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dc.contributor.advisorWalker, Logan
dc.contributor.advisorMerriman, Tony
dc.contributor.advisorLose, Felicity
dc.contributor.authorMoir-Meyer, Gemma Louise
dc.date.available2013-07-24T21:18:38Z
dc.date.copyright2013
dc.identifier.citationMoir-Meyer, G. L. (2013). Endometrial Cancer and Copy Number Variation (Thesis, Master of Science). University of Otago. Retrieved from http://hdl.handle.net/10523/4170en
dc.identifier.urihttp://hdl.handle.net/10523/4170
dc.description.abstractEndometrial cancer is the most common gynaecological cancer in New Zealand and the incidence is increasing as the population ages. Genetic predictors of endometrial cancer risk that allow early detection of the disease are important for prevention and improved management strategies. Mutations in the mismatch repair (MMR) genes MLH1, MSH2, MSH6, PMS1 and PMS2 are known to confer increased risk in a proportion of endometrial cancer cases, and the mutation spectrum includes copy number variants (CNVs). There are several other genes encoding proteins that act in the MMR pathways, but to date the evidence for their involvement in endometrial cancer predisposition is limited. This study aims to 1) To identify genes in the MMR pathway that are overlapped by CNVs in endometrial cancer cases, 2) To compare the CNV frequency of common and rare CNVs between endometrial cancer cases and controls, 3) To identify regions in the genome that are associated with endometrial cancer risk, and 4) To identify biological pathways that are enriched for genes overlapped by CNVs in cases and controls. Genome-wide scanning of CNVs was performed using Illumina610k single nucleotide polymorphism data from a large cohort of ~1300 endometrioid endometrial cancer cases and ~600 population-based female controls. Up to four CNV calling algorithms (CNVPartition, QuantiSNP, PennCNV and GNOSIS) were used to identify CNVs, and where possible, novel CNVs were validated by quantitative PCR. This study has identified and confirmed deletions that disrupted known endometrial cancer susceptibility genes, MSH2 and MSH6. We also identified novel variants in several other mismatch repair pathway genes, including duplications overlapping TGFBR3 and MUTYH, and a deletion in RPA3, that are predicted to disrupt the coding sequence of TGFBR3 and RPA3. These results suggest that other genes within MMR pathway may be disrupted by mutations in a proportion of endometrial cancer cases and warrant further investigation. Three approaches were carried out to assess CNV load in cases and controls that defined CNV regions based on overlap with CNVs in the Database of Genomic Variants, overlap with discrete CNV clusters, and overlap with known coding genes. Results suggested that although there was no difference in the number of total CNVs between cases and controls, rare CNVs were shown to be more frequent in cases. For example, cases were found to have twice as many rare deletions as controls (p-value=2.2x10-16). Pathways analysis of genes overlapping these rare CNVs did not identify major gene networks in the endometrial cancer cases that were distinct from those found in the controls. However, some genes affected in the cases were found to form a network with genes, such as VEGF and FSH, which are known to play an important role in endometrial cancer development. Results from a genome-wide association study, identified several genes, including NF-κB, FSH and TK1 that were differentially affected by CNVs in cases and controls, but the relationship between these genes and endometrial cancer is unclear. Future studies will focus on confirming CNV load, genome wide association and pathway results in a larger cohort with age matched controls and characterising the contribution of individual variants with lymphablastoid cell line transcriptome analysis. In conclusion, this study has identified areas for further investigation that have the potential to provide new insights into roles of CNVs in endometrial cancer susceptibility. These include three genes, RPA3, TGFBR3, and MUTYH, that have not previously been associated with endometrial cancer, and genomic features such as CpG islands, G4 quadruplexes and miRNAs that may have contributed to the development of endometrial cancer in this cohort. This thesis also highlights a number of limitations associated with studies of this kind, such as cohort size and cohort design, which must be overcome in order to successfully elucidate genetic contributors to this disease.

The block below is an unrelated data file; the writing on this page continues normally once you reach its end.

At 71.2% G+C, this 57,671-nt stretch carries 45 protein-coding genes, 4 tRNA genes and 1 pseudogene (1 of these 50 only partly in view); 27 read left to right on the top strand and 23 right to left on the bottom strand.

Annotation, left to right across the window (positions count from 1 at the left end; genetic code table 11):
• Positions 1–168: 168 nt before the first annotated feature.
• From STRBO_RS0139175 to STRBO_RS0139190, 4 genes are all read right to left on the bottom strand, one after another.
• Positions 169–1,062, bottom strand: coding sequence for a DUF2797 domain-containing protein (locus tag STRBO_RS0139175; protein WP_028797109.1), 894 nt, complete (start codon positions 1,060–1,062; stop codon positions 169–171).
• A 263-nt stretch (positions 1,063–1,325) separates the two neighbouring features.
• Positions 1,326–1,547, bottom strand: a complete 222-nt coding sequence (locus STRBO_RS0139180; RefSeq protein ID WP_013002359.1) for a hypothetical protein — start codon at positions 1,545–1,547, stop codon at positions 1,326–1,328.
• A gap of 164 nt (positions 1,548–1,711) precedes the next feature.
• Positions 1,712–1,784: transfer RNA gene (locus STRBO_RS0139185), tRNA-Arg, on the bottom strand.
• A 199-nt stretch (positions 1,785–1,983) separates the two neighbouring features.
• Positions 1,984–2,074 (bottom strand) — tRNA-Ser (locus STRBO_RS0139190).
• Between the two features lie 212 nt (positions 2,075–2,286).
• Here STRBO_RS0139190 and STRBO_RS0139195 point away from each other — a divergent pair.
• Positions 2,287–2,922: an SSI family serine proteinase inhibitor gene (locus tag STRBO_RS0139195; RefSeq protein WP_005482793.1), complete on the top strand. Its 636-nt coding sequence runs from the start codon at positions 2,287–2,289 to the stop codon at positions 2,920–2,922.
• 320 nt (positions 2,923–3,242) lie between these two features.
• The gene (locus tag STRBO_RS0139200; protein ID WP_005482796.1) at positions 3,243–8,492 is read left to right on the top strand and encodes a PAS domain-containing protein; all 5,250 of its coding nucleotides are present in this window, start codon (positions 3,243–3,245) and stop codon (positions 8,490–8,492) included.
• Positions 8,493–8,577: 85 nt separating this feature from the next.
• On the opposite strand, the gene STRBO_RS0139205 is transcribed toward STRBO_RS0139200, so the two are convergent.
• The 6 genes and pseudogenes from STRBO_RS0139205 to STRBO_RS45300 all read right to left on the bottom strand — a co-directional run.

dc.language.isoen
dc.publisherUniversity of Otago
dc.rightsAll items in OUR Archive are provided for private study and research purposes and are protected by copyright with all rights reserved unless otherwise indicated.
dc.subjectcopy number variation
dc.subjectCNV
dc.subjectloading
dc.subjectCNV load
dc.subjectmismatch repair pathway
dc.subjectcandidate gene
dc.subjectMSH2
dc.subjectMSH6
dc.subjectMUTYH
dc.subjectRPA3
dc.subjectTGFBR3
dc.subjectgenome wide association study
dc.subjectGWAS
dc.subjectPennCNV
dc.subjectCNV frequency
dc.subjectrare CNVs
dc.subjectcommon CNVs
dc.subjectdeletion
dc.subjectduplication
dc.subjectcopy number gain
dc.subjectcopy number loss
dc.subjectendometrial cancer
dc.titleEndometrial Cancer and Copy Number Variation
dc.typeThesis
dc.date.updated2013-07-24T05:44:10Z
dc.language.rfc3066en
thesis.degree.disciplineBiochemistry
thesis.degree.nameMaster of Science
thesis.degree.grantorUniversity of Otago
thesis.degree.levelMasters
otago.interloanno
otago.openaccessAbstract Only
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